Once upon a time, a group of them decided to act on their principles and establish a Libertarian paradise in a foreign country: Galt’s Gulch Chile, they called it. What happened next?
Galt’s Gulch Chile is the name of a proposed residential community to be built near Curacaví Chile, approximately one hour west of Santiago and one hour east of the Pacific Ocean. The original principals were John Cobin, Germán Eyzaguirre, Jeff Berwick (The Dollar Vigilante) and KENNETH DALE JOHNSON. Through a series of broken promises, broken contracts and dishonest maneuvers, johnson circleJohnson was able to cut his partners and investors out of the real estate development project and claim 100% ownership and control.
He proceeded to develop, not a community as advertised, but an affinity scam aimed at Western libertarians. Johnson employed deceptive selling practices, violations of US and Chilean law, money laundering, and multiple jurisdictions to defraud his investors of US $10.45 million ($10.05 million with GGC and $400,000 with tangential scams).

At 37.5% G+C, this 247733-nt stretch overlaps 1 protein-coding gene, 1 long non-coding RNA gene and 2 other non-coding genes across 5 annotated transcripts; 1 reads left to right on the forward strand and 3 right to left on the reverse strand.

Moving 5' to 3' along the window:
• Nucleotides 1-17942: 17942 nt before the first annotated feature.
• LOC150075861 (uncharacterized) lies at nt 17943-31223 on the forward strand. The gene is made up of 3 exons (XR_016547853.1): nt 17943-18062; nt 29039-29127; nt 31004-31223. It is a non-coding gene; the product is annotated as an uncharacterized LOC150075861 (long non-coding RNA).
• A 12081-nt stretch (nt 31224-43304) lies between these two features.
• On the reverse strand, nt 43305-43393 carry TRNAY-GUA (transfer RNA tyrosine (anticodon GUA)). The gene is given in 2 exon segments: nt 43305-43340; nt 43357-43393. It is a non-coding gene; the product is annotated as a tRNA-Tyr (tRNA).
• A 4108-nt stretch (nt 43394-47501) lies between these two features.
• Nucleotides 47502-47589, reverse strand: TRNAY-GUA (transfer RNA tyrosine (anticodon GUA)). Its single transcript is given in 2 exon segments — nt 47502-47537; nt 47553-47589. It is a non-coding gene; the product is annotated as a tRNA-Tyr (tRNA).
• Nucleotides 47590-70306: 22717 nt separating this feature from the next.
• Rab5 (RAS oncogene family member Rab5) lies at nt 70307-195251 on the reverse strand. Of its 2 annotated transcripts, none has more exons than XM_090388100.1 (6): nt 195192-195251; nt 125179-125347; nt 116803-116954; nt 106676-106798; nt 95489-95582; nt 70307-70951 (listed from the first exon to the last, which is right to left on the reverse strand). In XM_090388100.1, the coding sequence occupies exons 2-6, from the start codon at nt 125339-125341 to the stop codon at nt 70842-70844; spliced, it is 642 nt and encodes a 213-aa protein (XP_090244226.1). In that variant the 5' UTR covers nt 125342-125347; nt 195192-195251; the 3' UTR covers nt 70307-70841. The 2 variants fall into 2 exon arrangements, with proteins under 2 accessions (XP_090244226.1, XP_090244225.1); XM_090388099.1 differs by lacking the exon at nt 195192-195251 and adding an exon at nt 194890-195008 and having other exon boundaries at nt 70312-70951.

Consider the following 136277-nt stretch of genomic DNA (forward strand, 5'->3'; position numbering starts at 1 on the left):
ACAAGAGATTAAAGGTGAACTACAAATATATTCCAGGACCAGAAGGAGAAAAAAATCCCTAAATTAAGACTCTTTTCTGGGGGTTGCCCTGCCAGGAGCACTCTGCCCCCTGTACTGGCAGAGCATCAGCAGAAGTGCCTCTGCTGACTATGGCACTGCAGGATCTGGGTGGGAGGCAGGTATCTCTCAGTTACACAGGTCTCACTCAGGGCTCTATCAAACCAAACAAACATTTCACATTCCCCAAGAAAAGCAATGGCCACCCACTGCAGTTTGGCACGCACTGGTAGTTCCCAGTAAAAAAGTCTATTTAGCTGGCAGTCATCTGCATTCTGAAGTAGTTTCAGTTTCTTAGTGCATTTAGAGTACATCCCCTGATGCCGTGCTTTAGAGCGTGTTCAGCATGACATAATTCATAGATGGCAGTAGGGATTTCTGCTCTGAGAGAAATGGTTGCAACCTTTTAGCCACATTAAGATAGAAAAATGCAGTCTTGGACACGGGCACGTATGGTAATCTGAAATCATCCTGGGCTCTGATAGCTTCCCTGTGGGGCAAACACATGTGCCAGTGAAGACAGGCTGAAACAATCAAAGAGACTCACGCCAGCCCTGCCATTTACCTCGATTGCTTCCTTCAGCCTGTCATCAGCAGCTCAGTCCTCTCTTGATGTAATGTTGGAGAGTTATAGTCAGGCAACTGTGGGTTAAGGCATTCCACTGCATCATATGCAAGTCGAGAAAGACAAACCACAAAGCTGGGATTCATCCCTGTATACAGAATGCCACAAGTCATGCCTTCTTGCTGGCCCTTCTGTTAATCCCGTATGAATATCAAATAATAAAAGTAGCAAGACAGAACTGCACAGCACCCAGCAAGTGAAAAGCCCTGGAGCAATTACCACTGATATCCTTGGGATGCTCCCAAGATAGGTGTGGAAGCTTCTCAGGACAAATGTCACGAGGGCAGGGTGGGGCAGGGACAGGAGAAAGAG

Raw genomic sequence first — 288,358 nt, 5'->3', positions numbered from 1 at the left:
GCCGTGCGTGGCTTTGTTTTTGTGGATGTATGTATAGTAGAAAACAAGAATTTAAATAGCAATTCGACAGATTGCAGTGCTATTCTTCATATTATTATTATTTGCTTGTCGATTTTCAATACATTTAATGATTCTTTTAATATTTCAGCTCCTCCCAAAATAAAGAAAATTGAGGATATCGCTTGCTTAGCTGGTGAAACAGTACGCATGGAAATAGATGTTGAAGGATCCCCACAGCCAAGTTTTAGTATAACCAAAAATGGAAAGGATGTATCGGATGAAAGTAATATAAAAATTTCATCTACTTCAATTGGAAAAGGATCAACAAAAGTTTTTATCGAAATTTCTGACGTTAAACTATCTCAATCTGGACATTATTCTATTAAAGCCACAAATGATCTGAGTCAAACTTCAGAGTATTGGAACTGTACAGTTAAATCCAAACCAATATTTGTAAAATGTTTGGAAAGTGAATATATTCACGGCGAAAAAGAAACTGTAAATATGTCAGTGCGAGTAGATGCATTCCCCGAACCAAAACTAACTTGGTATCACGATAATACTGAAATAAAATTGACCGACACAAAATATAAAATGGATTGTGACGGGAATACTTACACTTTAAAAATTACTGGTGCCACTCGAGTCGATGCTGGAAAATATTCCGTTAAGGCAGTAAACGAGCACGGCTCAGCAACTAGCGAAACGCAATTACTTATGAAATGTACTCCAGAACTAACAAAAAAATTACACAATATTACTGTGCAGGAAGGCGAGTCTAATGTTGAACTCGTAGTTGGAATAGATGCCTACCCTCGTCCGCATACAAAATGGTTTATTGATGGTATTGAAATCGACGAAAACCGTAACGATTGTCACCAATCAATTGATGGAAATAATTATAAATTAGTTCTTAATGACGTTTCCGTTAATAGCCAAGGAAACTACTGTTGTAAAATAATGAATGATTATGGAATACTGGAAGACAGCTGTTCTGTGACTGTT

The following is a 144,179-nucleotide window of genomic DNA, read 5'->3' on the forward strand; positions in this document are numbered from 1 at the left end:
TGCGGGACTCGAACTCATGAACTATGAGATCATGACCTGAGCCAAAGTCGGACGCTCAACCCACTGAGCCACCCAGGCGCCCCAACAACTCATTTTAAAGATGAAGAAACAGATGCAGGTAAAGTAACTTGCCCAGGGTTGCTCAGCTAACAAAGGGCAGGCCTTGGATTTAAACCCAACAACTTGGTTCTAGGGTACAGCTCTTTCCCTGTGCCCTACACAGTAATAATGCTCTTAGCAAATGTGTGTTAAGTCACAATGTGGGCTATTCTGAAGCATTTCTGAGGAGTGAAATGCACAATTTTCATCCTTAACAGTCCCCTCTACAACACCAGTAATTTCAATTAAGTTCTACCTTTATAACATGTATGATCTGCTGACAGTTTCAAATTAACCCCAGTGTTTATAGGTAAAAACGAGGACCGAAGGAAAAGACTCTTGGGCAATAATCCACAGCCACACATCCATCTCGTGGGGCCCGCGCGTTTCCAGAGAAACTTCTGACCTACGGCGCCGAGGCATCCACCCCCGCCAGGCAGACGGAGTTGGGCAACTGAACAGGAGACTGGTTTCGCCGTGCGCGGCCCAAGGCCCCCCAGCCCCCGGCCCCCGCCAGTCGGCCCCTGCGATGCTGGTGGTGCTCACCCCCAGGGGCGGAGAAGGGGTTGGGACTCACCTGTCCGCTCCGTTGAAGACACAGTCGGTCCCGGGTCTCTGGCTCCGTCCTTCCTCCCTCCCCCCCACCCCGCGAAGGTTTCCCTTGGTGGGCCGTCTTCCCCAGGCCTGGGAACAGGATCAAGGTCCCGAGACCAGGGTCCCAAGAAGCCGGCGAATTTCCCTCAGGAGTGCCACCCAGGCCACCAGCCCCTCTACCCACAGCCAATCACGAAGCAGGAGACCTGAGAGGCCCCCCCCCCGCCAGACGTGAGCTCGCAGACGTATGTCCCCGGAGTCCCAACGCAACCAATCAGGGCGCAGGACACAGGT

Johnson sounds like the ideal Libertarian man, a true Randian hero, living up to the principles of selfishness to the ultimate degree. What’s the complaint? This is exactly what ought to happen if you design a community around the principles of Ayn Rand — perhaps the problem is that Rand didn’t recognize the value of community, and community is rather antithetical to her magical hyper-competent individualists.
The subtitle at that site is
restoring the vision. I don’t think they get it.
Not a chance. We’re dedicated to turning Fraud’s Gulch Chile into Galt’s Gulch Chile. That’s what this website is all about.
“Galt’s Gulch” was an absurd idea in the book — maybe they ought to realize that Libertarian ideology is incompatible with civilization. Another pro-Libertarian site is similarly oblivious.
Ayn Rand could never have imagined just how a development based on her fictional novel could have become an even more sordid and unbelievable tale than the book itself… so far it has.
True. Ayn Rand couldn’t. The rest of us, though, could see the nightmare with clarity.